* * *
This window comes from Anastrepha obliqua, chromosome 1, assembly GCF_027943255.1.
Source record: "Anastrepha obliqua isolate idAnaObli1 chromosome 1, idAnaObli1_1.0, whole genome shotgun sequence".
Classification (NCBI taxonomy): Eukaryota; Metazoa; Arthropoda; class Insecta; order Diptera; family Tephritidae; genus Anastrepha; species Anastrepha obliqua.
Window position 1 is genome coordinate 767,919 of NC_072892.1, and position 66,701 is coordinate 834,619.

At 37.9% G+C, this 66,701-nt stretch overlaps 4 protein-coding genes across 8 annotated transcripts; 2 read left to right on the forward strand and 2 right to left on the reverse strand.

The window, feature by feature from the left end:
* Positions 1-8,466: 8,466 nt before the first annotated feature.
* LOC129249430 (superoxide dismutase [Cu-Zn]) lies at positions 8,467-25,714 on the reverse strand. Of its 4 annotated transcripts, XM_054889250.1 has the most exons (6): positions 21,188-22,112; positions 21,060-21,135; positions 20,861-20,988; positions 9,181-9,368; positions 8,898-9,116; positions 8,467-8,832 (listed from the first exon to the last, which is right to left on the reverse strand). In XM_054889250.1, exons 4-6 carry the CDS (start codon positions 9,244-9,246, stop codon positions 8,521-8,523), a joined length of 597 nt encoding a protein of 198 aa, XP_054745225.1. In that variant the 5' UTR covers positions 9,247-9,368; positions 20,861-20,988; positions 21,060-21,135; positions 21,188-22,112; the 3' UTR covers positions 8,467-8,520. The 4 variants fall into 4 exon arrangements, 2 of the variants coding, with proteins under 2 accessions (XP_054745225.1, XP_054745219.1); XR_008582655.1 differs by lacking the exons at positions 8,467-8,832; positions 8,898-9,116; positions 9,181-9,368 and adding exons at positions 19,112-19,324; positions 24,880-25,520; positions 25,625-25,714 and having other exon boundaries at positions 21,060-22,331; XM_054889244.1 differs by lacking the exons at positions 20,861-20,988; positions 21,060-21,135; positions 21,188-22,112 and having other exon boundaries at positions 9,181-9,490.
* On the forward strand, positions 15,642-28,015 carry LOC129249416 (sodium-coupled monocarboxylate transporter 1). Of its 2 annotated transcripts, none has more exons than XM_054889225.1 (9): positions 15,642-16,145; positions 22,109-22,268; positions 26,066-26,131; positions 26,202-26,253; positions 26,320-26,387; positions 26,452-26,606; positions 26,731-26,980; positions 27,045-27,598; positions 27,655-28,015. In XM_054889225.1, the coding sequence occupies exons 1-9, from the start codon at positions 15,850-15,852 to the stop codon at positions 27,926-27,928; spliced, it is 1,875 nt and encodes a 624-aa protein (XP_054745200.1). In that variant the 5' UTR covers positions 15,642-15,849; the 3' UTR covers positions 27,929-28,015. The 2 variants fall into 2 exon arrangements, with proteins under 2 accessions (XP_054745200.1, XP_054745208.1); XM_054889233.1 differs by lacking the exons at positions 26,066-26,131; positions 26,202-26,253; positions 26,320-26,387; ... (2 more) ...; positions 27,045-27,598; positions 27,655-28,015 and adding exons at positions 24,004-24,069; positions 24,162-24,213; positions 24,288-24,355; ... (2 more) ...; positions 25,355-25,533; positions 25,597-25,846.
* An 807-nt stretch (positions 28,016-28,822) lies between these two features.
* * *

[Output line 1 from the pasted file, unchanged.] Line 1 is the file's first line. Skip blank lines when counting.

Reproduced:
This window comes from Anastrepha obliqua, chromosome 1, assembly GCF_027943255.1.